Pixel Perfect Designs in Illustrator Just Got a Lot Easier
Adobe have updated Illustrator CC with a new feature which will make the lives of web, mobile and UX designers much easier. If you are a designer who creates graphics for screen, then this new feature may completely change how you work.
Way back in 2011, I posted an article called How to Get Pixel-Perfect Designs in Adobe Illustrator. Something which sounds simple but has always been much trickier than it should be. Fireworks was the first app I used that truly understood how vectors and pixels should work together and new apps on the scene such as Sketch also handled pixel perfect designs just as you would expect. But for a long time Illustrator has been more about 'vectors for print' than 'vectors for screen'.
Until last week when amongst a list of new features for Illustrator CC 2017 such as Stock templates, improvements to Creative Cloud Libraries, and a new 'New Document' window, I noticed 'Create pixel-perfect artwork' and instantly downloaded the update.
How is the new pixel-perfect feature better?
It just works
Illustrator used to require that you choose to 'Align New Objects to Pixel Grid' when creating a new document, otherwise there was no way to turn it on and all objects would need to be aligned to the grid manually or by using an option in the Transform panel. This was very unintuitive and part of the reason why I wrote a tutorial on how to do it.
I considered writing a new tutorial on how to create pixel perfect designs in Illustrator CC 2017, but it honestly isn't necessary. The feature is available on all new and existing documents, and can be toggled on and off with a button in the top right corner of the interface. All of the options are also there and can be turned on or off as you see fit. No step by step guide required.
You can move and scale objects freely
Previously in a document with 'Align New Objects to Pixel Grid' on, new objects were indeed aligned to the grid. But unless you also checked the 'Align to Pixel Grid' option in Transform panel after drawing a shape, resizing the object or dragging it around would move the object off-grid.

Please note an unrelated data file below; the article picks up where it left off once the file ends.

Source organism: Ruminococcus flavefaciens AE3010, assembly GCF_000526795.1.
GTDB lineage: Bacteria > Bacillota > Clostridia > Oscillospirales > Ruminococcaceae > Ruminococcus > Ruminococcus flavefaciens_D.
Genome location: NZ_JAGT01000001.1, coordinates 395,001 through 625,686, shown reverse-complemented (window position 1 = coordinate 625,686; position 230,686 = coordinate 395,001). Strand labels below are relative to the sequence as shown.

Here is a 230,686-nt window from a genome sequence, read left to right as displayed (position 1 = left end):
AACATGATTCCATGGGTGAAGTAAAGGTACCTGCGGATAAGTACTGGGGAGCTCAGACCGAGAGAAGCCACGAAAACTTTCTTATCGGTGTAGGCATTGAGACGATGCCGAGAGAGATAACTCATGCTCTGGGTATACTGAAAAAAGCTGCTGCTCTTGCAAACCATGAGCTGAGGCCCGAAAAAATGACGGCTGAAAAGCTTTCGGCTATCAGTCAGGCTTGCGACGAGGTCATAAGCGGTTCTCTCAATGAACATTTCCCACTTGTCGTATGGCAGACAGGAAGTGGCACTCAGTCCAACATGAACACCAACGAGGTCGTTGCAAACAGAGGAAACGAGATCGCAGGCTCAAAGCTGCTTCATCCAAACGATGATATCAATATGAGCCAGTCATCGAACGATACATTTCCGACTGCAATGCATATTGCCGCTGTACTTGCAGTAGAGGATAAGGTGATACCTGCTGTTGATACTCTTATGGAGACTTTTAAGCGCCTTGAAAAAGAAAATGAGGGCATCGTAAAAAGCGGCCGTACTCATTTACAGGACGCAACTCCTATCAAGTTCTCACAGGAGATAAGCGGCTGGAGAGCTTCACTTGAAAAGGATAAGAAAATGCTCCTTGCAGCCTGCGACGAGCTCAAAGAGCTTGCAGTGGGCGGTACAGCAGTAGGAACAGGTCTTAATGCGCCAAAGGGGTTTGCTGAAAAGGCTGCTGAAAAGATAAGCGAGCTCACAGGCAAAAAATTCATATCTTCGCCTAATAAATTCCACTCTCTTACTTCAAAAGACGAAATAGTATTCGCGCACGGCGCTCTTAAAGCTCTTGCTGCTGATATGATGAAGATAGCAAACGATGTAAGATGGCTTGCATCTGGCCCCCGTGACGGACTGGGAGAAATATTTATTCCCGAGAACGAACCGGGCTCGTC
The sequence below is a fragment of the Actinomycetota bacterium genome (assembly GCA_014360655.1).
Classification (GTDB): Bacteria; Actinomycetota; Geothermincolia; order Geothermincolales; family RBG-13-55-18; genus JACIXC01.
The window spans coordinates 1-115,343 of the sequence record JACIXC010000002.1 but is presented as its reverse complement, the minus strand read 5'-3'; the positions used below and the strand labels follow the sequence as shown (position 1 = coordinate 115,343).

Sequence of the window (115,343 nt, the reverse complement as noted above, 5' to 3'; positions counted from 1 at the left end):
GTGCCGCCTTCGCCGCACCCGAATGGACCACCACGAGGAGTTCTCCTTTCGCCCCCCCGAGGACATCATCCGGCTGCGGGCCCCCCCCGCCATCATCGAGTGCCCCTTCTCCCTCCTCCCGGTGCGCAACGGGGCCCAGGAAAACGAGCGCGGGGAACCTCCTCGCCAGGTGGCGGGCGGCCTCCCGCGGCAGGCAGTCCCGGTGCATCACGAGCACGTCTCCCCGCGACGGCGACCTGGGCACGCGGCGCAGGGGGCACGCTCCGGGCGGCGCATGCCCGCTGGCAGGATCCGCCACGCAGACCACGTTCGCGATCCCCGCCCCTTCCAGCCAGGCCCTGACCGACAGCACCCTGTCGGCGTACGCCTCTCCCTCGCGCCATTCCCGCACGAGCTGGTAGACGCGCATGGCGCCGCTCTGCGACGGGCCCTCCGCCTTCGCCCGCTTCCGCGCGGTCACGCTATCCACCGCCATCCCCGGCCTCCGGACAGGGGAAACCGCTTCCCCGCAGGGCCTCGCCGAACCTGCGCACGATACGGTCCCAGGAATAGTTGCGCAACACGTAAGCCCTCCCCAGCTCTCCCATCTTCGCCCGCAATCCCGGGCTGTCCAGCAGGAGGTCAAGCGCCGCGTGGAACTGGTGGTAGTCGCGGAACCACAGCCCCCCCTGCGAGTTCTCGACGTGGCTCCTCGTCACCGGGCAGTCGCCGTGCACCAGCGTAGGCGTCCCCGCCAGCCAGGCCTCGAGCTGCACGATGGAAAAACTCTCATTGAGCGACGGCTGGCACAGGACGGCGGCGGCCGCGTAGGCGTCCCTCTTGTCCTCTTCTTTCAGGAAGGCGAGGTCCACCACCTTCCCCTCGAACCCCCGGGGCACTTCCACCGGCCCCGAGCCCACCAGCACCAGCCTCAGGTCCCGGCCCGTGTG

This is no longer the case, unless you specifically turn it off, all objects are aligned to the grid, no matter what you do to them.
It doesn't break your artwork
Checking the 'Align to Pixel Grid' option from the Transform panel on an off-grid shape used to snap every single vector point in that shape to the grid. This could often break a shape with a rounded corners, or any shape really that was more complicated than a rectangle.
The new version of Illustrator handles things much more intelligently. Rounded corners remain intact, and if the shape is very complex and cannot be made pixel perfect for obvious reasons, Illustrator will not attempt to do so (because it would break your artwork). Instead you simply get a message reading 'Selection contains artwork that cannot be made pixel perfect'.
It's easy to toggle on and off
Previously, combining shapes with the Pathfinder tool would align the result to the pixel grid, even if you didn't want it to. This would sometimes breaks the shape (as described above), and there was no way to turn the option off. In fact the only way to get around it was to create a new document that doesn't align new objects to pixel grid. And copy and paste your artwork into it.
In the updated version, if multiple off-grid shapes are combined they will not automatically be aligned to the grid unless you choose align them by using the button in the top right corner of the interface.
Why is this feature so important?
When Adobe updates apps, the basics are rarely ever touched. Probably because most Illustrator users know how their software works and how to use it. It seems very risky to change basic functionality, when a safer option would be to add new features on top of what is already there. So when something as basic as drawing vector shapes gets an update like this, it's a pretty big deal.
I for one am very happy with this update. I'm not sure when or even if I will be switching from Photoshop for Web and UI design to another tool. But if I ever do, Illustrator is now a perfectly viable alternative. One thing I know for sure is that creating SVG icons with Illustrator (a big part of my job) just got a whole lot easier!
Bonus: Zoom to selection
If the new pixel-perfect artwork feature wasn't enough, Adobe have also changed the way zooming works. Illustrator will now zoom in on active objects, points, segments, or paths. Making it much easier to zoom in and tweak artwork. Lets be honest, why else do you zoom in to a document if not to make more precise edits to what you're working on? This is a very welcome update too!
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